Letters, Spring 2010

March 23, 2010

What a wonderful way to have concluded our 30th anniversary year from graduating from BU--by receiving our copy of the Winter 2009-10 Baylor Magazine. Over the years, this has been the one constant and outstanding reminder of two of the best years of our lives, finding ourselves, solid Calvinists as we are, in the midst of the world's biggest Baptist university in the late 1970s.

We could follow in the magazine the growth in Baylor's academic rankings and the challenges of keeping the faith by being a university based on Christian values. Apart from the feel-good news about new developments and accomplishments, there were also the thought-provoking articles that reminded us of our own dedicated professors.

Reading in the Winter 2009-10 edition about the celebrations of 100 years of Homecoming, it was almost as if we were again on campus.

Thank you very much for 'our' magazine,

Arnold de Beer, MIJ '79
Nicolette de Beer, MsEd '79
Stellenbosch, South Africa

I noted with sadness the obituaries of Charles Wellborn and Paul Baker [Winter 2009-10 issue]. These men, and several persons at Baylor in the history and philosophy departments, changed and shaped my life as a student in the late '50s. Wellborn and Baker were both intellectual giants who were criticized by some as "too liberal." Finally Baker was cashiered and Wellborn resigned as pastor of Seventh and James. Baylor and Waco lost irreplaceable leaders with their leaving.

Baylor was the most important influence on my life, and Wellborn and Baker were two significant persons in my development. 

W. Calvin Dickinson, BA '60, MA '62
Cookeville, Tenn.

In your recent Winter 2009-10 magazine, something jumped out to me as inaccurate. In the article titled "A Mammoth Undertaking," on page 27, it reads, "...the mammoths are believed to have died between 53,000 and 73,000 years ago..." This was surprising to read in a Baylor publication because according to the Bible, the world is no more than 6,000 years old. 

Baylor prides herself on being a "nationally ranked Christian University" (as seen in the header of the Web site as of 1/1/10). If Baylor calls herself Christian, she must uphold the Bible as truth in every area and not trust man's ideas as truth. We can't choose what we believe in. We either trust what the Bible says as truth or we don't.

Using the genealogies found in the Bible, there is no way the age of the Earth can be older than 6,000 years old, which means the article's statement of "53,000-73,000 years" is impossible and inaccurate.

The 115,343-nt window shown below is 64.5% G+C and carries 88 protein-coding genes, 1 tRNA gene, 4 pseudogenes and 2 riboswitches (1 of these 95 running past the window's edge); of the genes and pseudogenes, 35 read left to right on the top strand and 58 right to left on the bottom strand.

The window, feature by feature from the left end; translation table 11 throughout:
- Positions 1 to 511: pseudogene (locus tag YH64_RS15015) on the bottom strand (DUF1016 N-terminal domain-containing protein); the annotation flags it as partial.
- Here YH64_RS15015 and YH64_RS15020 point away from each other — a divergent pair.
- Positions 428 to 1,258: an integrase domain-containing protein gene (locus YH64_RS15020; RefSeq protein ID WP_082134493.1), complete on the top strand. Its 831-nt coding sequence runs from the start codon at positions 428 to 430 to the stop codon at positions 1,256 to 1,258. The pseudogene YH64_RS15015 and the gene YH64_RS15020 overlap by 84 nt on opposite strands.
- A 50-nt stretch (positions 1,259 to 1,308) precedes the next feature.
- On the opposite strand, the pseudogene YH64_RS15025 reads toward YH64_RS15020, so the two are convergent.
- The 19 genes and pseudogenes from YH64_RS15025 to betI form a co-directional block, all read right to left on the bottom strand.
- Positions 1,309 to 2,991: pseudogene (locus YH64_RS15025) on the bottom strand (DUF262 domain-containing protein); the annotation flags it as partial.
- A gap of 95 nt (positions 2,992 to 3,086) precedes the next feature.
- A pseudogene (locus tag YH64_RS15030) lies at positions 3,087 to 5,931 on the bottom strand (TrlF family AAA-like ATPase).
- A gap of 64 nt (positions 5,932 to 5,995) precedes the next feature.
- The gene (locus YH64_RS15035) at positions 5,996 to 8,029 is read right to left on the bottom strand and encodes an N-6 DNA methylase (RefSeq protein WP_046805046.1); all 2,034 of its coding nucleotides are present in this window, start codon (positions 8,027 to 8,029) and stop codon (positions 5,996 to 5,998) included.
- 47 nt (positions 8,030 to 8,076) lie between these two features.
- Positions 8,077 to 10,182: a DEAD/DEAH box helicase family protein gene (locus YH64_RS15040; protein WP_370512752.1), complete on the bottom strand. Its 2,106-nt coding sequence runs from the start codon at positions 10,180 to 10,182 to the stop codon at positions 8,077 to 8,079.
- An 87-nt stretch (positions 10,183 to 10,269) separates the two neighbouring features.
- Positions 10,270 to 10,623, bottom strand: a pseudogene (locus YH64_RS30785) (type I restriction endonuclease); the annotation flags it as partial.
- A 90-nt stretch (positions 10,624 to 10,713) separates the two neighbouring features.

We can not re-interpret Scripture to fit man's viewpoint. Either Baylor is a Christian university that upholds God's truth as found in the Bible, or it is just another private, secular school. 

Christi Jordan Snaufer, BA '04
Beavercreek, Ohio

I recently received my copy of Baylor Magazine, and as I was perusing the articles, I quickly scanned the article "Bear down you Bears" [Winter 2009-10 issue] about the yell leaders writing the fight song. I was looking for Burnie Battle's name, because as I recall, he was a yell leader. I didn't see him mentioned in that article, so I continued reading. Imagine my shock and sadness when I reached the obituaries and saw his name.

In 1972, when I was in junior high school, Baylor Camp in China Spring, Texas, sponsored its first TRIP camp, and this was my first exposure to Baylor University. Burnie Battles was the camp leader, and we traveled on a McLennan County school bus to Carlsbad Caverns and many other interesting stops in Texas, sleeping on the ground in sleeping bags (no tents) each night. He was always such a fun-loving guy and made everyone feel loved and important, even a gangly, red headed, freckle-faced 12-year-old girl like myself. 

I can still remember some of the camp songs and skits that he introduced us to during those fun times. I continued to attend Baylor Camp as a camper throughout my high school years and served as a counselor-in-training the summer of my senior year. I am thoroughly convinced that my attendance at these camps is what influenced my decision to attend Baylor University in the fall of 1978. 

Burnie had such a positive impact on my life. My thoughts and prayers go out to Mary and all of his family. He will be greatly missed.

Donna Clark Taylor, BS '81
Woodville, Texas